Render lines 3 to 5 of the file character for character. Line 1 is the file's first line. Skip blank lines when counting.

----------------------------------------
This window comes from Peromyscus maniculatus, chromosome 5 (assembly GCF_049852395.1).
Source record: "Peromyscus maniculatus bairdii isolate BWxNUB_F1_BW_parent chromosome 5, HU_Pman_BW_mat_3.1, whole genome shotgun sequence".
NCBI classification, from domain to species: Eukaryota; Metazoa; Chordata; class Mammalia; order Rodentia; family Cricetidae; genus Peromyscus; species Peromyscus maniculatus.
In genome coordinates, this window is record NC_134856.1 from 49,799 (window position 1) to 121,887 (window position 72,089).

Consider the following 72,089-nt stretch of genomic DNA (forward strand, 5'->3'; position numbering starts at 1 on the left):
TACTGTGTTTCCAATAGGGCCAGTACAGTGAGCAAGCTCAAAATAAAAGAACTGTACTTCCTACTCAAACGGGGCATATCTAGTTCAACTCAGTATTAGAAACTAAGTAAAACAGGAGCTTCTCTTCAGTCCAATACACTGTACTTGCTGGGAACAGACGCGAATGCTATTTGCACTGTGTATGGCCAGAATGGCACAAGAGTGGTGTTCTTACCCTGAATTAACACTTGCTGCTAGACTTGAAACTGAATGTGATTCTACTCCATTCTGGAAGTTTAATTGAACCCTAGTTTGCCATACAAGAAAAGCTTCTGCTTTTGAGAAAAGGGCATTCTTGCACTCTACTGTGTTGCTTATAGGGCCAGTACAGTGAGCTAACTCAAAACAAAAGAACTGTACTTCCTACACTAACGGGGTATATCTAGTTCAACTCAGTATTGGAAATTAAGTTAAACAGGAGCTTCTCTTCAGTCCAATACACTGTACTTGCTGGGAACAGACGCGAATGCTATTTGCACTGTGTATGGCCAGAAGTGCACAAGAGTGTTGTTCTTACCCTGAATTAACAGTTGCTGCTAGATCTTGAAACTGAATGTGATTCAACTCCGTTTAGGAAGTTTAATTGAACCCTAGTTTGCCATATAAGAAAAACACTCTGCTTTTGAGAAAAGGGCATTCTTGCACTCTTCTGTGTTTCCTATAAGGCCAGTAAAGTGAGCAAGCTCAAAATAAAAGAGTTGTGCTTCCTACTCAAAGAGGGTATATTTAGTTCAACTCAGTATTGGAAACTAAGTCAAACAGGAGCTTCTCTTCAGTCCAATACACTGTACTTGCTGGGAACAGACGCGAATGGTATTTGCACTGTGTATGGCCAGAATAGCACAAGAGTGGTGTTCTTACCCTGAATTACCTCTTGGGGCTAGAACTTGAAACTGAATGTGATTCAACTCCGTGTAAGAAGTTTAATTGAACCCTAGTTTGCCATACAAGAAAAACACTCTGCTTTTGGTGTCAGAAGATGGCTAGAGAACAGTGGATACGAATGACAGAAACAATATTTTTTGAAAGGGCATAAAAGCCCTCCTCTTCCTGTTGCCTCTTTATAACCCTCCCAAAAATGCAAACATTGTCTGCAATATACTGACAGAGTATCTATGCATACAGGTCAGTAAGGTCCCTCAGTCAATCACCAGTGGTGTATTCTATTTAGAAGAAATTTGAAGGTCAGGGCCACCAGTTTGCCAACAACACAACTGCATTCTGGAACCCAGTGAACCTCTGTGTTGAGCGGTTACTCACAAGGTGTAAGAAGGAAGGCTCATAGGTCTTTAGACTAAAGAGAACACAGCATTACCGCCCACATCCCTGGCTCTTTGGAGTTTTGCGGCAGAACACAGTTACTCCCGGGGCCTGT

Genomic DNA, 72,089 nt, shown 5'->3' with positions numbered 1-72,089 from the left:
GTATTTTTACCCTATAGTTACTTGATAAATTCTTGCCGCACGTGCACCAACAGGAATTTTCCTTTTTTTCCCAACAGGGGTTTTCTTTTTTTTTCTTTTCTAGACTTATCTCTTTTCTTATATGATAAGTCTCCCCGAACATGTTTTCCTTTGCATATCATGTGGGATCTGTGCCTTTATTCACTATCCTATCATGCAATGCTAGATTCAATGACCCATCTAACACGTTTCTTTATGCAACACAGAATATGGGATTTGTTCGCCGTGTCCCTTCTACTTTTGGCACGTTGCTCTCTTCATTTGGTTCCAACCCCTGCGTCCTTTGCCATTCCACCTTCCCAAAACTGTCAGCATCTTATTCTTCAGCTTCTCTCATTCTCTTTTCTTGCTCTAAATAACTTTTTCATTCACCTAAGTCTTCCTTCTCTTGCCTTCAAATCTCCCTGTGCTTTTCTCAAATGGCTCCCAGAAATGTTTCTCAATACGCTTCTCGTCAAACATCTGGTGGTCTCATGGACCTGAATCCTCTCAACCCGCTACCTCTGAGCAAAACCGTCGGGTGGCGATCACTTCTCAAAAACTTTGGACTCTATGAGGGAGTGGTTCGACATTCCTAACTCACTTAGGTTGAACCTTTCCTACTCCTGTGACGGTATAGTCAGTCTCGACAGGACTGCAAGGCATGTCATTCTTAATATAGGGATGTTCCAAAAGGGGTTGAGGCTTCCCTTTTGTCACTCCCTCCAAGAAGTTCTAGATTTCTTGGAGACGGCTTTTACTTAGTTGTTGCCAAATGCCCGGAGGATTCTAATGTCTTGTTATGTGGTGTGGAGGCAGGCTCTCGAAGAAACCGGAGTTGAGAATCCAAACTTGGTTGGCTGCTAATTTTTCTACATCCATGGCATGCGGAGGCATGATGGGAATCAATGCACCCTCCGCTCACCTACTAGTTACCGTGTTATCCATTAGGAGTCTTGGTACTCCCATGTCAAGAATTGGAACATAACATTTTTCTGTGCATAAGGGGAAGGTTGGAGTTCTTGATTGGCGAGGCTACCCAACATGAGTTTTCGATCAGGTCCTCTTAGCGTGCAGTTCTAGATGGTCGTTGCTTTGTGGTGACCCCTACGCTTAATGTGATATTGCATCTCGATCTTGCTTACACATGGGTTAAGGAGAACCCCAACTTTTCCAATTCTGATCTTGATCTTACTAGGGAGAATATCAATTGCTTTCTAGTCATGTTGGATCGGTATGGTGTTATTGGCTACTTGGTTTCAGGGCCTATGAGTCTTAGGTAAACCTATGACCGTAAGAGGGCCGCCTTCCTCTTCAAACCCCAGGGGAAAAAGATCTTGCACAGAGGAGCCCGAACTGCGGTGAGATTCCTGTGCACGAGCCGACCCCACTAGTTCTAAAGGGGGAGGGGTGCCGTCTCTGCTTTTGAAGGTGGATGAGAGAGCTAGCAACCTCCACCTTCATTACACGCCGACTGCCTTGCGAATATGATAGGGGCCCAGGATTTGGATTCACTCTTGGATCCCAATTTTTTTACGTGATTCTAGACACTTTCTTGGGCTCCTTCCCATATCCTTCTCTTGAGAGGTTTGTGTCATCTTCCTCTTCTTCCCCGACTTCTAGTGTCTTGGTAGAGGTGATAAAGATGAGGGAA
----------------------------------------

NCBI classification, from domain to species: Eukaryota; Metazoa; Chordata; class Mammalia; order Rodentia; family Cricetidae; genus Peromyscus; species Peromyscus maniculatus.
In genome coordinates, this window is record NC_134856.1 from 49,799 (window position 1) to 121,887 (window position 72,089).

Consider the following 72,089-nt stretch of genomic DNA (forward strand, 5'->3'; position numbering starts at 1 on the left):